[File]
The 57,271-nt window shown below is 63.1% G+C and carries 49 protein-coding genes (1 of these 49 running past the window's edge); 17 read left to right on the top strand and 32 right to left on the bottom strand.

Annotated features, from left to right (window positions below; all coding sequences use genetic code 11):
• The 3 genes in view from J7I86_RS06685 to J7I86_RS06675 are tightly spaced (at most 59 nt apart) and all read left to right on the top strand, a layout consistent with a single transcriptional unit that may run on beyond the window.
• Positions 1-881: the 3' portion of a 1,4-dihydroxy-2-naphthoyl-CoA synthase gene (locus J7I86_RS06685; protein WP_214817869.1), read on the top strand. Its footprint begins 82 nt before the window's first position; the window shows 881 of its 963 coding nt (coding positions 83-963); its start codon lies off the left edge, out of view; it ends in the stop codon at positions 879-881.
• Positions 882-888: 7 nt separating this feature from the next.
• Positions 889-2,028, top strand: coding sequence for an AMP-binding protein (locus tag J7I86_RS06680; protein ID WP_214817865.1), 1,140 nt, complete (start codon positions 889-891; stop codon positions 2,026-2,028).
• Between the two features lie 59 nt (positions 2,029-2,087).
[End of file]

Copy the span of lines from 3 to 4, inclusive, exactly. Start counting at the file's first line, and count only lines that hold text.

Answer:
• The 3 genes in view from J7I86_RS06685 to J7I86_RS06675 are tightly spaced (at most 59 nt apart) and all read left to right on the top strand, a layout consistent with a single transcriptional unit that may run on beyond the window.
• Positions 1-881: the 3' portion of a 1,4-dihydroxy-2-naphthoyl-CoA synthase gene (locus J7I86_RS06685; protein WP_214817869.1), read on the top strand. Its footprint begins 82 nt before the window's first position; the window shows 881 of its 963 coding nt (coding positions 83-963); its start codon lies off the left edge, out of view; it ends in the stop codon at positions 879-881.